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Ami Klin

A note from Chief Science Officer Geri Dawson PhD:
Dr. Ami Klin explains the importance of helping the young child with autism become engaged with the social environment, which increases the learning opportunities that are available to the child.  Although our goal is to get children with autism into intervention as soon as possible, it is never too late for an individual with autism to benefit from interventions that focus on increasing social interaction.  

March 29, 2009

In its March 29 issue, Nature reports on an NIH-funded study out of the Yale Child Study Center that focuses on toddler response to biological motion. Dr. Ami Klin, lead investigator for the study, and his colleagues found that young toddlers with autism are not sensitive to biological motion, or all movements made by people including facial expressions, speech and gestures. The study, funded in part by Autism Speaks, helps explain why young toddlers with autism often do not make eye contact or pay attention to what others are doing.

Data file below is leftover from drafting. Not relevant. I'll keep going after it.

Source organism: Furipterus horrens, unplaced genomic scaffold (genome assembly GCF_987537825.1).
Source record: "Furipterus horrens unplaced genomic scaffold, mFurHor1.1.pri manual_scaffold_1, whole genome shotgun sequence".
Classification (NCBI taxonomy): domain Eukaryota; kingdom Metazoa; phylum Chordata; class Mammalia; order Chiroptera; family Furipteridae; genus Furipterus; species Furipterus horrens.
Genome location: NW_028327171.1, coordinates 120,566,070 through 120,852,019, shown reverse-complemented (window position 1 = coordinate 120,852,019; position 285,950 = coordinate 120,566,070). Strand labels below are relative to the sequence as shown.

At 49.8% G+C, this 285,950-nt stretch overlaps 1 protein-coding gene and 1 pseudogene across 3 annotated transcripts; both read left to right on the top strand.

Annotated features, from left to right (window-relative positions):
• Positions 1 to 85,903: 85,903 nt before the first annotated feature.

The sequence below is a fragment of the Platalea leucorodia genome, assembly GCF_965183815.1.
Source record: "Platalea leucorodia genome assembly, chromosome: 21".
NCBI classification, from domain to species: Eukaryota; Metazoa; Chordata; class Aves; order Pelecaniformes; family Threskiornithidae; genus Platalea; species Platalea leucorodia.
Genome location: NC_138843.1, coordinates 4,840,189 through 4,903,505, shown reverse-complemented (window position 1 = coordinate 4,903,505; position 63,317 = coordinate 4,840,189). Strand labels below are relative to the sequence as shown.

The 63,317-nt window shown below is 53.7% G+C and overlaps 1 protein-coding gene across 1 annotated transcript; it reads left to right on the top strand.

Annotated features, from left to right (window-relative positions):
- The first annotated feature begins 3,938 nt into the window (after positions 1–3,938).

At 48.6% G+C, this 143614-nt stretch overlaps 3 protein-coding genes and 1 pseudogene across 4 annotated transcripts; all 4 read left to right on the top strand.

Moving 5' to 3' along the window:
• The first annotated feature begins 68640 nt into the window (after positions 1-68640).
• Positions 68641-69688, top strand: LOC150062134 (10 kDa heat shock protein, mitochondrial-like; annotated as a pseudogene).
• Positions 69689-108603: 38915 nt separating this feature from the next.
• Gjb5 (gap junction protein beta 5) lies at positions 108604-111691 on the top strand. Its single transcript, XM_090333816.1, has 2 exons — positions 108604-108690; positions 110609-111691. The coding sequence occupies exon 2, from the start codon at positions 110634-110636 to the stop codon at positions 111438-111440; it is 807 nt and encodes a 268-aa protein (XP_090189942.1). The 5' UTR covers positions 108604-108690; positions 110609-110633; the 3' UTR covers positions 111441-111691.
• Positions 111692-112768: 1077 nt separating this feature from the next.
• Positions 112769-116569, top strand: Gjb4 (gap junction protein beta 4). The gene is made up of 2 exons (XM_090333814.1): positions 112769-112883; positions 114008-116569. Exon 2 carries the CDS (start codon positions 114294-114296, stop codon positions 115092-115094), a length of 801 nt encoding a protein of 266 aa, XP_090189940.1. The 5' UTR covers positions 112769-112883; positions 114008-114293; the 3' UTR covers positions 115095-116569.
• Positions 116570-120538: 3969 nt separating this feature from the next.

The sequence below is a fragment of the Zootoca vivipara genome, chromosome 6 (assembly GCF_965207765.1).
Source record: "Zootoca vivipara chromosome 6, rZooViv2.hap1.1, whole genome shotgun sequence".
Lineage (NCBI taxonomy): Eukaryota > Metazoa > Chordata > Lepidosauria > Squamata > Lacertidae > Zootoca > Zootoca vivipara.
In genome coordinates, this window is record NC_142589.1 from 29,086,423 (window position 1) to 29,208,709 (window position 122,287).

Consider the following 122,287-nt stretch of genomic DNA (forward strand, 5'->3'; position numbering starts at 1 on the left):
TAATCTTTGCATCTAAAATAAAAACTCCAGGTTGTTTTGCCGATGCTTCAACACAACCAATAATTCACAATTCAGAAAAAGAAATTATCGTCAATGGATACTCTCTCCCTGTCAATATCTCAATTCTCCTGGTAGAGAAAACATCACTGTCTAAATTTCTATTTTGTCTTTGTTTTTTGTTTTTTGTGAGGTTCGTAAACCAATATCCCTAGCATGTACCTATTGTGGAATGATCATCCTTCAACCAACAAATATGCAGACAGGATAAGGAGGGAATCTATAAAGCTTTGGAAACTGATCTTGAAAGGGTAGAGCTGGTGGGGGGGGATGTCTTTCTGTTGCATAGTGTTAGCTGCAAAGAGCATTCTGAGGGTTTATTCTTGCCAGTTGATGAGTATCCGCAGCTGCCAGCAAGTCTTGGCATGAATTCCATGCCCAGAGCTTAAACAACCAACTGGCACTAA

Autism Speaks, Science, Latest Research, Toddlers with Autism Drawn to Synchronized Movements

In 2000, NAAR became the first non-governmental organization to break the $1 million mark for funding autism research and committed approximately $1.5 million to fund 19 pilot studies and two mentor-based fellowships in autism research taking place in the United States and Spain.

In 2001, NAAR broke new ground in terms of the amount of money committed to autism research and the number of projects funding. It also marked the first time the organization funded projects in Israel and Ireland, and included In 2001, NAAR committed approximately $3.1 million to fund 28 pilot studies, fellowships and programs, including its largest investment to date in a single project: The Baby Sibs Study – a collaborative, multi-site research program taking place in Canada and the U.S.

In 2002, NAAR budgeted an unprecedented $1 million to fund pre- and post-doctoral mentor-based fellowships to attract the best and brightest young minds to focus their talents on autism research.

Pre-Doctoral Fellowships

Autism Research Centre (Cambridge, England)
Mentor: Simon Baron-Cohen, Ph.D.

University of Connecticut (Storrs, CT)
Mentor: Deborah A. Fein, Ph.D.

New England Medical Center (Boston, MA)
Mentor: Susan Folstein, M.D.
Research Partner: The Mellanby Autism Foundation

Research Funded: 2004

In 2004, NAAR committed $6.2 million to fund 25 pilot studies, 14 pre- and post-doctoral fellowships as well as two large collaborative programs: the NAAR Autism Genome Project and expansion of the Autism Tissue Program. In addition, NAAR's 2004 research commitments include the ongoing support of two interdisciplinary autism training programs that are being co-sponsored by the Canadian Institutes of Health Research.